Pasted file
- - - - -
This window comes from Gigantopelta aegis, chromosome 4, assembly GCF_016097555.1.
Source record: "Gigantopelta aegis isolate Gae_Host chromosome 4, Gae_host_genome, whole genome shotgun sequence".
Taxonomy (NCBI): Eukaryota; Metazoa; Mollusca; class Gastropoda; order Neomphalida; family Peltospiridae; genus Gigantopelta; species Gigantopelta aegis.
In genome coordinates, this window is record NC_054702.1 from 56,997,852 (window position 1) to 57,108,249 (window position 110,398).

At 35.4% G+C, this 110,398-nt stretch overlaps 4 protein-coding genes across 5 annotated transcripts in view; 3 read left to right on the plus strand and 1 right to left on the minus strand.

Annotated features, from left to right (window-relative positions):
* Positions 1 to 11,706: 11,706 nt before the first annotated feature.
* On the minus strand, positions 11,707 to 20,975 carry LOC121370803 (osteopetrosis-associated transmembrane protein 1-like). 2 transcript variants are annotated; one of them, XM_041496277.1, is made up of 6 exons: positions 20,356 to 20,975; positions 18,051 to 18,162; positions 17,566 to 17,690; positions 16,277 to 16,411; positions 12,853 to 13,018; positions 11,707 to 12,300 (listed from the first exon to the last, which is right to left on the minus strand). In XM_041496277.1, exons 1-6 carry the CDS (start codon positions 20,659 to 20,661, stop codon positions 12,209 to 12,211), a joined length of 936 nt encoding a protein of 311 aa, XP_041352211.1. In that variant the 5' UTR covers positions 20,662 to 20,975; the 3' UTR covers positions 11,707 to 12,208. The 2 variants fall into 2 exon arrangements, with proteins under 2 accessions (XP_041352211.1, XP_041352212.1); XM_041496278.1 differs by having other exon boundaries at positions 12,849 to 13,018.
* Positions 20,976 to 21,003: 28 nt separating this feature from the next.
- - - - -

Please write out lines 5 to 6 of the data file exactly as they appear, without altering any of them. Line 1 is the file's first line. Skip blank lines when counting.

At 35.4% G+C, this 110,398-nt stretch overlaps 4 protein-coding genes across 5 annotated transcripts in view; 3 read left to right on the plus strand and 1 right to left on the minus strand.

Annotated features, from left to right (window-relative positions):